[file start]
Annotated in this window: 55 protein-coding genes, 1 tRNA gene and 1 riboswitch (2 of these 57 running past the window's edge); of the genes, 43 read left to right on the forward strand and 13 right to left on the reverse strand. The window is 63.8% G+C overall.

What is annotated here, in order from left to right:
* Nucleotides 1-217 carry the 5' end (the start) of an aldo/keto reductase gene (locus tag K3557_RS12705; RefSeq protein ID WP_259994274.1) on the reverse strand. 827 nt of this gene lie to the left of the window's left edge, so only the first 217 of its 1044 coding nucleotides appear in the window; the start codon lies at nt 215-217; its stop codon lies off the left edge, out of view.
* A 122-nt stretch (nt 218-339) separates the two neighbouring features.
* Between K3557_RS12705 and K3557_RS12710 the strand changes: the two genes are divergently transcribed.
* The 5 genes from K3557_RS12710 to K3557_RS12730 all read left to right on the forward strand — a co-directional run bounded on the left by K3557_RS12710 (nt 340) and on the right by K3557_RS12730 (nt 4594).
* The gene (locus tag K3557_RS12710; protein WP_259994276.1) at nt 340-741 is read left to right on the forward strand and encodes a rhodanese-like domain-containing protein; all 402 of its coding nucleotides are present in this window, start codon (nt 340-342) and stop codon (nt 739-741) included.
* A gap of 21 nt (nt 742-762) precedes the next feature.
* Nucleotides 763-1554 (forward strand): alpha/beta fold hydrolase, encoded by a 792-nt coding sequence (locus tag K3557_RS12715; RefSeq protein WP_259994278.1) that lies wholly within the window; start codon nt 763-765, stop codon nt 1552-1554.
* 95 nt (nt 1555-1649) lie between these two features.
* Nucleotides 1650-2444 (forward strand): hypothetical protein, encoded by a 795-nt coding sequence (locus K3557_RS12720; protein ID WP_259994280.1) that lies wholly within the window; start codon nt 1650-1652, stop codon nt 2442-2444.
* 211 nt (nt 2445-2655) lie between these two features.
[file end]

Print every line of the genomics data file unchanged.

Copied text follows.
Annotated in this window: 55 protein-coding genes, 1 tRNA gene and 1 riboswitch (2 of these 57 running past the window's edge); of the genes, 43 read left to right on the forward strand and 13 right to left on the reverse strand. The window is 63.8% G+C overall.

What is annotated here, in order from left to right:
* Nucleotides 1-217 carry the 5' end (the start) of an aldo/keto reductase gene (locus tag K3557_RS12705; RefSeq protein ID WP_259994274.1) on the reverse strand. 827 nt of this gene lie to the left of the window's left edge, so only the first 217 of its 1044 coding nucleotides appear in the window; the start codon lies at nt 215-217; its stop codon lies off the left edge, out of view.
* A 122-nt stretch (nt 218-339) separates the two neighbouring features.
* Between K3557_RS12705 and K3557_RS12710 the strand changes: the two genes are divergently transcribed.
* The 5 genes from K3557_RS12710 to K3557_RS12730 all read left to right on the forward strand — a co-directional run bounded on the left by K3557_RS12710 (nt 340) and on the right by K3557_RS12730 (nt 4594).
* The gene (locus tag K3557_RS12710; protein WP_259994276.1) at nt 340-741 is read left to right on the forward strand and encodes a rhodanese-like domain-containing protein; all 402 of its coding nucleotides are present in this window, start codon (nt 340-342) and stop codon (nt 739-741) included.
* A gap of 21 nt (nt 742-762) precedes the next feature.
* Nucleotides 763-1554 (forward strand): alpha/beta fold hydrolase, encoded by a 792-nt coding sequence (locus tag K3557_RS12715; RefSeq protein WP_259994278.1) that lies wholly within the window; start codon nt 763-765, stop codon nt 1552-1554.
* 95 nt (nt 1555-1649) lie between these two features.
* Nucleotides 1650-2444 (forward strand): hypothetical protein, encoded by a 795-nt coding sequence (locus K3557_RS12720; protein ID WP_259994280.1) that lies wholly within the window; start codon nt 1650-1652, stop codon nt 2442-2444.
* 211 nt (nt 2445-2655) lie between these two features.